Staal Trade Sets the Table for an Interesting Stretch Run

Spring cleaning started in earnest for Kevyn Adams and the Sabres with Friday’s trade of Eric Staal. There’s almost certainly more to come for the four-plus UFAs expected to be shopped ahead of the April 12 deadline.

The Staal move works on a number of levels for the Sabres. The most obvious being the return on an expiring contract and a player who hadn’t performed to expectation this season. Getting a 3rd and 5th round picks for Staal feels appropriate given his play this season, but perhaps slightly underwhelming given the player he’d been for the Wild over the last few seasons.

Buffalo has had some poor results at recent deadlines, particularly in seasons where they had opportunities to sell expiring assets. Tim Murray notably made zero moves in what would be his final deadline and Jason Botterill only made one move at his first deadline; trading Evander Kane to San Jose in a year the Sabres finished dead last.

Botterill’s subsequent deadlines featured a mix of buying and selling, meaning this year might be the first the Sabres sell on a number of players for the first time since 2015. An odd consideration given their results in the interim but the sad reality the organization is facing.

I suppose Jonas Johansson was really the first domino to fall but Staal is one of Buffalo’s three big(ish) tickets for this year’s deadline. Taylor Hall is the big prize while Brandon Montour is rumored to be on the block as well.

We’ll see if Kevyn Adams sticks to draft picks as return at the deadline or tries to acquire a body or two who can contribute in the near term. Buffalo badly needs to stockpile more draft capital, in order to restock their prospect pipeline but to also provide a foundation of assets to trade from in the future. Despite being mid-round picks, the Staal return helps the Sabres in a fairly significant way as it reestablished a full complement of picks for the upcoming draft.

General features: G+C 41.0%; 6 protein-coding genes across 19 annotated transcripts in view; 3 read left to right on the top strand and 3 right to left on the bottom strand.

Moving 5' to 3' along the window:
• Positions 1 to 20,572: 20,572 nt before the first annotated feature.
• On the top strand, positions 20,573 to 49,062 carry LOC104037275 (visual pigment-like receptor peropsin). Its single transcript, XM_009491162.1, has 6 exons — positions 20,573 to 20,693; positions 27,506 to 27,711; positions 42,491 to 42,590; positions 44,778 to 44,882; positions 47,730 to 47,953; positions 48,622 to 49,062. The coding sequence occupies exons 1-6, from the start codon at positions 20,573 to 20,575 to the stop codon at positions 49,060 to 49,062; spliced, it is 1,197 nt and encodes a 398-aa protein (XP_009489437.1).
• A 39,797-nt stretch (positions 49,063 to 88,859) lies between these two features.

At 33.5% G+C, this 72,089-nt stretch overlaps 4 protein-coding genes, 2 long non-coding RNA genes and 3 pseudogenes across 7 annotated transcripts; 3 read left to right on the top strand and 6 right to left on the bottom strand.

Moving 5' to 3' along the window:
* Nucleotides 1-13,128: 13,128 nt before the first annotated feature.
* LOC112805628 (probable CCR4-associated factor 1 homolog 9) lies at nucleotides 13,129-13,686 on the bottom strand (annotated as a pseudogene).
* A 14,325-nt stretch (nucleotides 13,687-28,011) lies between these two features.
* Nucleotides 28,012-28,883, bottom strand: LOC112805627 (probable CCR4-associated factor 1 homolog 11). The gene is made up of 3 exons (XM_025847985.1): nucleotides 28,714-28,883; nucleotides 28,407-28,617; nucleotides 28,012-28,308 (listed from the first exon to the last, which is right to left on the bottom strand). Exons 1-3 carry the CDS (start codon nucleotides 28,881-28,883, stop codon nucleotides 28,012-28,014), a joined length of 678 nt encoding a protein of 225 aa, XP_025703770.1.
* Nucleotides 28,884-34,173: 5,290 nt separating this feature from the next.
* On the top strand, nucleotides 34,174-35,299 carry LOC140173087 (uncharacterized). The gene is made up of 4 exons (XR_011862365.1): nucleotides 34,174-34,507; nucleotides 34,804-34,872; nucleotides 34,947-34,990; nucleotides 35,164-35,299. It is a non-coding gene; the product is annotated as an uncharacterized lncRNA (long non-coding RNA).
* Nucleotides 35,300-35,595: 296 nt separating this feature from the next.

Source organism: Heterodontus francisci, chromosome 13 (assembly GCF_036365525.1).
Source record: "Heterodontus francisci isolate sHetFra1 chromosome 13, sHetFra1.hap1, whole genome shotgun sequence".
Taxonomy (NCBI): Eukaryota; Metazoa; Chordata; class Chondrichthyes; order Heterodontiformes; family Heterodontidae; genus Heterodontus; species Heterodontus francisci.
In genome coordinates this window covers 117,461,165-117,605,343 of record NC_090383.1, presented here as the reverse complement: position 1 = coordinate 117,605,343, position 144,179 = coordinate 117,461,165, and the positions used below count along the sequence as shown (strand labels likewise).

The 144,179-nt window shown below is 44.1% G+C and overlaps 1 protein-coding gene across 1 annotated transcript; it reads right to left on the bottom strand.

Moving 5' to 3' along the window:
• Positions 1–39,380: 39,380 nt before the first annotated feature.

Additional trades will allow Adams to build on that arsenal, which currently stands at eight picks but only one each in the top 100. Assuming Adams succeeds in dealing Hall, Montour and perhaps Riley Sheahan and Toby Rieder, that number will swell.

One side storyline in Buffalo’s sell-off is the money they’re shaving off the cap. After Terry Pegula’s mandate to streamline the organization, the team still spent up to the salary cap. Acquiring Staal in the first place gave the Sabres some salary flexibility and even at 50% retained, Staal and Johansson coming off the books accounts for about $2.3 million in cap savings. That’s in addition to the real salary savings, of course, something which I assume is of some relief to ownership.

The next two weeks ought to be fairly straightforward for the club. There’s no risk of a winning streak affecting their plans (there’s no risk of a winning streak, period) and the relaxation of the Canadian quarantine rules ought to help facilitate a few more trades prior to the 12th. I’m hopeful that the departures allow the club to evaluate some of the young talent they have waiting in Rochester.

This has been a fairly constant desire and if they ultimately move on from four or more players, we all may actually get a chance to see some notable recalls from Rochester. Names like Arrtu Ruotsalainen, Andrew Oglevie, Oskari Laaksonen, even Brandon Biro, could all get a short cameo over the stretch run, injecting some fresh faces into an incredible stale lineup. That result would be a faint silver lining in an abject horror show of a season considering how often prospects are left to overcook in Rochester.

Look no further than Will Borgen, a player who needed a pandemic and injury crisis to get into the lineup. How many more times will we watch a player burn his age 21 through 26 seasons without even a sniff of NHL games? CJ Smith has been hanging out on the taxi squad for weeks and it would be nice, for once, if we could see some of these players for longer than the odd game or two. You’d think the organization would like to see if any of these players they’ve invested in can give them more than the same cast of characters who underachieve year after year.

If this deadline aids in unearthing a hidden gem from their prospect ranks, I’m not going to be bent out of shape that they backed into the discovery. They may not learn their lesson from it, but I doubt the organization will be either.

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